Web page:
Claim 35 thus describes the outer wrapping:
"* * * an outer reinforcing wrapping superposed about said inner body and detachably held there-around, said outer wrapping having at least a readily detachable peeling edge portion to facilitate unwrapping and removal thereof from the inner body to permit expansion of the inner body by separation at said helical separation line substantially from end to end of the container * * *." [Emphasis ours.]
The Patent Office position is that this language requires that the outer wrapping be "wholly detachable from the inner body," that nothing less than the disclosure of an outer wrapping detachable in its entirety will support that claim language. The appellant says that if all of the language relating to the outer wrapping, as above quoted, is taken into consideration, the claim does not compel such a conclusion.
It is notable that in discussing claim 35 the examiner, the board, and the solicitor for the Patent Office all omit any specific reference to, and appear to leave out of consideration, the italicized concluding portion of the above claim decription of the outer wrapping. It will be observed that the claim clearly contains no specific reference to the removability of the entire wrapping and that this meaning is read into the claim by the Patent Office by construing the words "detachably" and "unwrapping," the contention being that these words "obviously" and "clearly" refer to an outer wrapping detachable as a whole and not to a portion only of the outer wrapping. We see nothing so clear or obvious in the language and, in giving it the broadest reasonable construction, we think that full value must be given to the concluding functional language or statement of purpose, which obviously modifies the preceding words.
In our opinion, if detaching or unwrapping less than the entire outer wrapping will carry out the function expressly set forth in the claim as the raison d'etre for having an outer wrapping which is detachable or unwrappable, as detaching appellant's rip-strip portion of his outer wrapping will do, then such a partially detachable wrapping will support the claim. We believe that the final clause modifies the two words on which the Patent Office relies and that it was in error in construing them to have only the limited meaning of complete detachability.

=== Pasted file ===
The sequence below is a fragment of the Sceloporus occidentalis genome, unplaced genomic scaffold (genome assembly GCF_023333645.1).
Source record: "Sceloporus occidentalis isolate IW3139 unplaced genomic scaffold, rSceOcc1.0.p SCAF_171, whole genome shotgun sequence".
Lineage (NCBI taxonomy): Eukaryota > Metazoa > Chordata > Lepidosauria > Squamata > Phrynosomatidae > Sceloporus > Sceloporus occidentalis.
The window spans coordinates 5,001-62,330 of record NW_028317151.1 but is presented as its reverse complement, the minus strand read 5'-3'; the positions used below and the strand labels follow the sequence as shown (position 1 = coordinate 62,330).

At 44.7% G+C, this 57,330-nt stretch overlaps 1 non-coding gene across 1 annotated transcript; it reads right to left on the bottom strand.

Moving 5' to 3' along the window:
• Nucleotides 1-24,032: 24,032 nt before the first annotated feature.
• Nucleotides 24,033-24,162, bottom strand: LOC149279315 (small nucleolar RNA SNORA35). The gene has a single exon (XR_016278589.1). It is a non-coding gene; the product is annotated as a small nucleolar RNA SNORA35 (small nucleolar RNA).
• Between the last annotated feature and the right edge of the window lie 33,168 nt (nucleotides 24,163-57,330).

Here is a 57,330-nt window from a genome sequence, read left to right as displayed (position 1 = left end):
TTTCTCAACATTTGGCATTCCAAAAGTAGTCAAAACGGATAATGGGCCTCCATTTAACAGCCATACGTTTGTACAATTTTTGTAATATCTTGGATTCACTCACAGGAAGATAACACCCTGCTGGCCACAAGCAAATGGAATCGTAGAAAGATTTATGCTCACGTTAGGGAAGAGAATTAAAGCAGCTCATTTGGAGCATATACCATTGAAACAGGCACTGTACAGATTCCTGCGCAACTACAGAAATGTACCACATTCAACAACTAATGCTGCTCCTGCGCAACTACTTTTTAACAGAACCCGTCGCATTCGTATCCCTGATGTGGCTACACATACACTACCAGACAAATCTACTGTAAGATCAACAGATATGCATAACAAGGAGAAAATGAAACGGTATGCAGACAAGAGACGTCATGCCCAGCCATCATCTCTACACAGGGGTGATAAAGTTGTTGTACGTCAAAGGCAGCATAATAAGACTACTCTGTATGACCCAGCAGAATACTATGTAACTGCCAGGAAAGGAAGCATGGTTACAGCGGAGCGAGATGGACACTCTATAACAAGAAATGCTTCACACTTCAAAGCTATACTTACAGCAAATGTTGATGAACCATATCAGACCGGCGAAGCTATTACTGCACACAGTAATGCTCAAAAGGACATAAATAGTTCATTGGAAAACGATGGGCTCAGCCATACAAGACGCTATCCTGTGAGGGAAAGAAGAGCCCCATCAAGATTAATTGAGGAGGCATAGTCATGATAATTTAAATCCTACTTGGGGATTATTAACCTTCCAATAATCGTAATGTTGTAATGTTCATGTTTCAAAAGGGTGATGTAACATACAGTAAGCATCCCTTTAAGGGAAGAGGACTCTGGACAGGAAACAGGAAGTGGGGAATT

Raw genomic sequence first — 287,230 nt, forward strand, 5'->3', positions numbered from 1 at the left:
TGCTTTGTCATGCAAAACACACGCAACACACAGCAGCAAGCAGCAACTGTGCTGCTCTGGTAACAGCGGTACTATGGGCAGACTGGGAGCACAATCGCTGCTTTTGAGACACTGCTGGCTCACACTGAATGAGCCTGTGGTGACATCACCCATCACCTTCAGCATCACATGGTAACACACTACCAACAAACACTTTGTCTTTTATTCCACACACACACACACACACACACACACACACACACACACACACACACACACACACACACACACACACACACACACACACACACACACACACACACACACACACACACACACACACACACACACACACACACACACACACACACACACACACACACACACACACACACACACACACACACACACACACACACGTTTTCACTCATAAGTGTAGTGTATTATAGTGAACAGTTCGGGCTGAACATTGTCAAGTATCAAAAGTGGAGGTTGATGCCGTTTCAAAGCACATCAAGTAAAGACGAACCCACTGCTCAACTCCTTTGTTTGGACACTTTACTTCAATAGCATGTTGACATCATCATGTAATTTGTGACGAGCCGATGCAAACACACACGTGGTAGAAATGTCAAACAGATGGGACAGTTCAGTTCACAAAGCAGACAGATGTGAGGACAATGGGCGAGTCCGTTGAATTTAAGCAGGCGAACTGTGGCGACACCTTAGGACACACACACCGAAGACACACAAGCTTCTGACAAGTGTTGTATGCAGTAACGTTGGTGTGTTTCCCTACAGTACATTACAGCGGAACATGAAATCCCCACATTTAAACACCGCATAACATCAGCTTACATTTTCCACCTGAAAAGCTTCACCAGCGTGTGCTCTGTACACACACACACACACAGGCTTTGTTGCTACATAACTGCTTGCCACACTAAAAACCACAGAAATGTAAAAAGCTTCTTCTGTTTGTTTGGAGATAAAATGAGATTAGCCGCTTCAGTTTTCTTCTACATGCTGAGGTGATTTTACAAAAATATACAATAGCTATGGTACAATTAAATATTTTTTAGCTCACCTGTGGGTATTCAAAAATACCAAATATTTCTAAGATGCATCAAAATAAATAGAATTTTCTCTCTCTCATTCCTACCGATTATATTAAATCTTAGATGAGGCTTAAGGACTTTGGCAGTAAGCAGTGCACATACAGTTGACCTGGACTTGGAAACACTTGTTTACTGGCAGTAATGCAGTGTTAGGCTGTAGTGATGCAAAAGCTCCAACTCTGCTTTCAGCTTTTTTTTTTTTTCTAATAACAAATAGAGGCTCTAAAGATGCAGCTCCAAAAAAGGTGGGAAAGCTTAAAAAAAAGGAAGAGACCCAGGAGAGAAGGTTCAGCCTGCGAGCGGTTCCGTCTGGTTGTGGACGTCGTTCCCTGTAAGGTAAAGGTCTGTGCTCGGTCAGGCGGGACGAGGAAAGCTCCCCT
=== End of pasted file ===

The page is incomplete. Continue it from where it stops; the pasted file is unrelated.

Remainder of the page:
Claim 38 involves very similar considerations as will be evident from the more verbose language of that claim defining the outer wrapping, which reads:
"* * * an outer reinforcing wrapping superposed about said inner body and detachably held there-around, said outer wrapping having at least a peeling edge portion readily detachable from the adjacent outer wrapping and from the inner body to facilitate peeling off and removal of the outer wrapping from the inner body to expose said separation line and permit expansion of said inner body by separation along said helical separation line from substantially one end of the container to the other * * *." [Emphasis ours.]
Again the Patent Office in construing this portion of the claim has apparently given no weight to the concluding functional limitation on the detachability of the outer wrapping, concluding that "Clearly, the claim requires an outer wrapping wholly detachable from the inner body, and not, as appellant contends * * *, detachable from the inner body only at the helical separation line." We cannot agree. A wrapping which can be detached, or unwrapped, or peeled off and removed to the full extent required to permit the expansion of the inner body by separation along its helical separation line, as set forth in claims 35 and 38, provides adequate support for these claims which are, in all other respects, admittedly fully supported. Appellant discloses such a wrapping.
The decision of the board affirming the rejection of claims 32, 33, 34, 35, and 38 is reversed.
Webster's New International Dictionary, p. 1436 (2nd ed., Unabridged 1956)
MARTIN, Judge, with whom WORLEY, Chief Judge, joins (concurring in part and dissenting in part).
Although I agree with the majority concerning claims 32, 33 and 34, I disagree with reference to claims 35 and 38.
As I understand appellant's disclosure, the outer wrapping is adhered to the inner body of the container except along a helical circumferential line over which line a ribbon is placed in such a manner that when the tear strip in the outer wrapping is unwound both the inner body and the outer wrapping will open along the helical line. If this be true, language claiming such a structure would more accurately describe the structure by stating — an outer reinforcing wrapping superposed about said inner body and attached thereto except along a narrow helical strip — rather than, as stated in claim 35, "an outer * * * wrapping superposed about said inner body and detachably held therearound * * *." [Emphasis mine.] I do not think of two bodies which are glued together except along a narrow strip as being "detachably held therearound." [Emphasis mine.]